Throwaway culture lesson plan

throwaway cultureThis lesson plan focuses on the issue of combating throwaway culture by giving tax breaks to people who decide to repair their broken possessions instead of throwing them out. It is based on an actual initiative of the Swedish government and is based on the article published by The Guardian and the video issued by World Economic Forum. I would recommend it for B2/C1 students, especially adults. The lesson takes around an hour to complete and it comes with a worksheet for the students and an answer key for the teacher. Continue Reading …


Grammar revision with a music video: 4 ideas

The aim if this class is for your students to revise a number of grammar points: using narrative tenses, modal verbs, third conditional, and wish/if only to express wishes about the present and the past. The lesson is based on the music video to the song Shot at the Night by The Killers. It is suitable for levels upper-intermediate, advanced and students preparing for Cambridge exams.

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Using past modals for speculation and deduction

In this post, I am describing activities where students practice using past modal verbs for speculation and deduction. I have been using them with upper-intermediate, advanced, FCE, and CAE students who often struggle with the concept of using modal verbs for something other than expressing ability or obligation.

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5-minute reading activity: misheard lyrics

The aim of this brief reading activity is for students to identify and correct misheard lyrics in popular songs. It is a fun activity for both older and younger students which tests their reading comprehension and memory, and also encourages creativity. It is a great way to either start or finish the class.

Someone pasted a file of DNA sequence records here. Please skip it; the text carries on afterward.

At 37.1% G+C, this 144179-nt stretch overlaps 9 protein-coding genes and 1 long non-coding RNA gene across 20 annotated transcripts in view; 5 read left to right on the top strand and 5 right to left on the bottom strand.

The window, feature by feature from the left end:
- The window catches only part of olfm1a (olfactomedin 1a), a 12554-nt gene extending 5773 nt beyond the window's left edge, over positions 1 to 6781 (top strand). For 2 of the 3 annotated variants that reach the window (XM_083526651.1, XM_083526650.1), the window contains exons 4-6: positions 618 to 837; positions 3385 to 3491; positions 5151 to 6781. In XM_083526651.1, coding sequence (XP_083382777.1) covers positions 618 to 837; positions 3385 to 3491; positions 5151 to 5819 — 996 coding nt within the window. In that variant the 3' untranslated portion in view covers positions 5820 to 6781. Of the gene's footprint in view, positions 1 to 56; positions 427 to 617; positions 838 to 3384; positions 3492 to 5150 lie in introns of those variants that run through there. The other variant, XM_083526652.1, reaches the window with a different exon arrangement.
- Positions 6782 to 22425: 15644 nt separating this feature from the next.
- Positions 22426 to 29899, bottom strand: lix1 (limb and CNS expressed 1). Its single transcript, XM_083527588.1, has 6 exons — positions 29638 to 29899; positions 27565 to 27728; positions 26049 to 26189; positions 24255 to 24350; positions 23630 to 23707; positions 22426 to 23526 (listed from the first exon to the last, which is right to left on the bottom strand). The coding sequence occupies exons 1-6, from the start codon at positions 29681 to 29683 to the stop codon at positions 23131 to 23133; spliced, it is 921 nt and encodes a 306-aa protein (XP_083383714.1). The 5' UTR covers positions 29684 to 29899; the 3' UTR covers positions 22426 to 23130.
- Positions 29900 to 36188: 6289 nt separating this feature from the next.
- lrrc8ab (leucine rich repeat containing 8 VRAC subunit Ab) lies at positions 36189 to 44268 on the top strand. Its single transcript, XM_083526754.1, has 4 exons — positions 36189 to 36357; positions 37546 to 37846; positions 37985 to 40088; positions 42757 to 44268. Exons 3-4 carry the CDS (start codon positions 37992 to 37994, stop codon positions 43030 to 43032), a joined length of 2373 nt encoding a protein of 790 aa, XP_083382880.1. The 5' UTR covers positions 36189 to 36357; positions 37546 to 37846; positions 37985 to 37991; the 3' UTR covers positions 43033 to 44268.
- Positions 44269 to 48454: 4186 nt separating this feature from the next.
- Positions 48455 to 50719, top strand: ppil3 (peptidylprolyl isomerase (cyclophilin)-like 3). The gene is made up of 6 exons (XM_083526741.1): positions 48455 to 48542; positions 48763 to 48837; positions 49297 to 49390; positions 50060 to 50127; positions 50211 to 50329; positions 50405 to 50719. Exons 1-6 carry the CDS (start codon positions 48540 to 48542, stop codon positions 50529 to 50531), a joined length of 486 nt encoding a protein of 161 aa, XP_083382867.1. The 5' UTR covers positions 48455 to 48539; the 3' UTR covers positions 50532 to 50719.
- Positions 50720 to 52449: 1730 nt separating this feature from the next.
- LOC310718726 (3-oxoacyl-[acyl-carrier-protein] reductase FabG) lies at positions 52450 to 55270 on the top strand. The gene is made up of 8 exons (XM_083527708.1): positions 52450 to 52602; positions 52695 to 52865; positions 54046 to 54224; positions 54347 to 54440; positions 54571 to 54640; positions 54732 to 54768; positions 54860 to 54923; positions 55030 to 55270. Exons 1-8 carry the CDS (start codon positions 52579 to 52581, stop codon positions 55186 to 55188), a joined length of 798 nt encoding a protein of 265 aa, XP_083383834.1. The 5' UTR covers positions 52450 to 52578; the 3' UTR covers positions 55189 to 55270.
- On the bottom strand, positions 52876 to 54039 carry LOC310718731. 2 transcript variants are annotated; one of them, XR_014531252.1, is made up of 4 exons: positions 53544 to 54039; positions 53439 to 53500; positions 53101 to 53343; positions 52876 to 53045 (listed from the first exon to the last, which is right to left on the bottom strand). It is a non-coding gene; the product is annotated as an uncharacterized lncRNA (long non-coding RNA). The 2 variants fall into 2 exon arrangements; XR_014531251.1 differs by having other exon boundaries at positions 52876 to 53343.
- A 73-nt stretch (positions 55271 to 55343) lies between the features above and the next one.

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Used to speaking activity: life before smartphones

The aim of this activity is for students to practice using used to to describe their lives before they had smartphones. The idea came from seeing this photo collection by Eric Pickersgill and reading this article in The GuardianContinue Reading …


Speaking prompts for advanced students: photos

How far would a conversation class go if the only discussion prompt was a single photo? No topic, no questions, no pre-determined outcome. Just the picture. Does it even make sense? This post describes how I decided to find answers to these questions.
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Country themed emojis speaking activity

Country-themed-emojisThe aim of this speaking activity is to discuss notions that students find representative of their countries. It is suitable for intermediate and more advanced students and complements such topics as national stereotypes, culture, and cultural differences. It was inspired by this article about Finland releasing a Christmas calendar that “is all about Finnish feelings represented in a set of emojis.” Continue Reading …


Our lives without … speaking activity

This speaking activity encourages students to imagine their lives without something considered quite vital nowadays and describe the new reality. It is a fun activity for levels intermediate and higher, teenagers and adults alike. It offers the opportunity for students to collaborate, exchange ideas, and practice such grammar points as modal verbs or second conditional.

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Speed Discussions speaking activity

Speaking activities often rely on pairing students up with the same speaking partner. This might result in boring, predictable, and demotivating speaking practice. In order to mix things up and expose students to a variety of speaking partners, I propose a speaking activity which I called Speed Discussions as its format resembles Speed Dating. Speed Discussions is a very dynamic activity and guarantees plenty of student talking time. It is a great idea for larger groups but might also be adapted for smaller classes.

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Online games for advanced students

The Internet is full of fun and eye-catching games for younger learners or even low-level adults. What I have been struggling with, was finding suitable online activities for more advanced students that would not be more of the same exam practice or grammar fill-in exercises. Feeling my students would appreciate (and deserved!)  some language fun, I started looking for online games and activities I could use in the classroom. Continue Reading …